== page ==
TOUGH TIMES

Majority micro-retailers struggling to access financing – survey

These are mainly small shops in estates and rural towns.

In Summary

•31 per cent of the entities are facing challenges in accessing supplies.

•About 19 per cent have faced disruption in access to food.

An open-air shop in Ruiru along Thika superhighway. SMEs account for 75% of the total workforce/
An open-air shop in Ruiru along Thika superhighway. SMEs account for 75% of the total workforce/
Image: JACK OWUOR

About 52 per cent of micro-retailers (small shops) in Kenya are finding it difficult to access financing in the wake of Covid-19, a survey by TechnoServe shows.

This has left them in limbo in sustaining and expanding operations during the pandemic which has led to the closure of businesses, loss of millions of jobs and livelihoods.

The survey by the international non-profit organisation, that promotes business solutions to poverty in the developing world by linking people to information, capital and markets, also indicates 31 per cent of the entities are facing challenges in accessing supplies.

About 19 per cent have faced disruption in access to food.

However, 52 per cent of the surveyed entities in different parts of the country have reported increased daily sales, driven by the digital space.

This, as the economy slowly starts to improve after a poor performance in the first half of the year, when the country was facing more strict measures to contain the spread of the virus.

This includes reduced movement when the national curfew was between 7pm and 5am, and later 9 pm-4 am. It was later adjusted to the current 10pm to 4am, giving businesses more time to operate. 

The survey which covers the second half of the year, from August, indicates 93 per cent of micro-retailers are optimistic sales will increase while 75 per cent have reported business resilience.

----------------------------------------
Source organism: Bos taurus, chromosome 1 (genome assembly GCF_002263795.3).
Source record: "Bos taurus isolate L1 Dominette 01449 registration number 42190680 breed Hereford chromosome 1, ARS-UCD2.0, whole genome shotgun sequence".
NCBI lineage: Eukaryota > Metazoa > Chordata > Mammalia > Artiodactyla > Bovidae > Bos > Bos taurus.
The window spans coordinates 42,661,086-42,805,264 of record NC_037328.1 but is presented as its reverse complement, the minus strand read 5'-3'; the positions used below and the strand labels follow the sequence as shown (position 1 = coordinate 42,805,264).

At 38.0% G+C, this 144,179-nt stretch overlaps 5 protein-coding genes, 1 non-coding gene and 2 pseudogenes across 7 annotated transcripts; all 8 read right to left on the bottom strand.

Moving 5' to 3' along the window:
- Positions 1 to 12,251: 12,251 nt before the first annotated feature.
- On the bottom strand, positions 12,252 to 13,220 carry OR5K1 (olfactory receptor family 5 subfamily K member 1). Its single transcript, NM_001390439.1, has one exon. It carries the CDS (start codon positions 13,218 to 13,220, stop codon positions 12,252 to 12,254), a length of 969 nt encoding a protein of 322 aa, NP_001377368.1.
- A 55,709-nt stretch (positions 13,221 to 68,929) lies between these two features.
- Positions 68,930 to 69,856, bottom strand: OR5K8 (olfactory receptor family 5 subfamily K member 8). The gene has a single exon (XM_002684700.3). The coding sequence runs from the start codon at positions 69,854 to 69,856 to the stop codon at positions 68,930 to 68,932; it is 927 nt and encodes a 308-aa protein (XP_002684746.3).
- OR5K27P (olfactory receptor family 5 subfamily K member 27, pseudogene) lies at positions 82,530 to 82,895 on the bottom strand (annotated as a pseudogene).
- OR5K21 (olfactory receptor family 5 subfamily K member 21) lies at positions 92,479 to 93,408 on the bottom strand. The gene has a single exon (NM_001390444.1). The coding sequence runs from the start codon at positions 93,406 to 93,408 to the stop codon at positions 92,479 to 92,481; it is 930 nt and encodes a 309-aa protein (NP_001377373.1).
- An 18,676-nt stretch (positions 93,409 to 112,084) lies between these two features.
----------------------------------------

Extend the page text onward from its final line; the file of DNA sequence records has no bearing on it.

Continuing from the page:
"They can raise at least $90 (about Sh10,000) in one month during an emergency," the survey reads in part.

Meanwhile, the firm with operations in 29 countries indicates technology and partnerships will be key drivers in the recovery of the micro-retail sector post-Covid.

Micro-retailers who adopted digital strategies recorded a more than 50 per cent increase in sales, enabling them to weather the Covid-19 pandemic as they continued to reach their customers.

"Micro-retailers that adopted digital solutions have been more resilient through the Covid-19 pandemic," said Alice Waweru, the entrepreneurship portfolio lead at TechnoServe.

During a Micro-Retail Stakeholder Forum, hosted virtually by the firm last week, representatives from across the private sector and civil society highlighted the importance of new technology and cooperation to help shopkeepers navigate the Covid-19 pandemic and recover from the crisis.

“Many micro-retailers depended on customers coming to their shops, but after Covid-19, they were forced to look into new ways to engage with their customers as these buyers were no longer streaming in,"Waweru noted.

The forum emerged from the Smart Duka initiative, a  program that seeks to support micro-retailers and improve shops’ financial returns and growth.

Telecommunication firm-Safaricom has reported an increase in digital payment as businesses engage their customers online and on delivery basis, with mobile money and other cashless payment being preferred.

“With regard to Covid, we have had quite profound changes in how merchants, as well as businesses, have migrated to digital,” said Sitoyo Lopokoiyit, chief financial services officer for Safaricom.

elea Foundation for Ethics in Globalization has however cautioned that digitization alone is not a solution, calling for skills development.

“Digital is a vital component, but it’s not a silver bullet at all. It needs an ecosystem and partnership,” said Adrian Ackeret, CFO at the foundation.

elea fights absolute poverty with entrepreneurial means, capitalizing on the benefits and opportunities of globalization.

Mastercard Foundation, which is working with TechnoServe, has reported an increase in demand for digital services.

“What we have seen over the last two or three months are indications that yes, there’s a real demand and need for the solution that we’re offering through TechnoServe," regional head for Eastern and Southern Africa, Daniel Hailu, said.

Since 2015, TechnoServe has worked with over 10,000 shops located in Kenya, Tanzania, Nigeria and Cote d’Ivoire to improve their business management skills and provide links to finance and markets.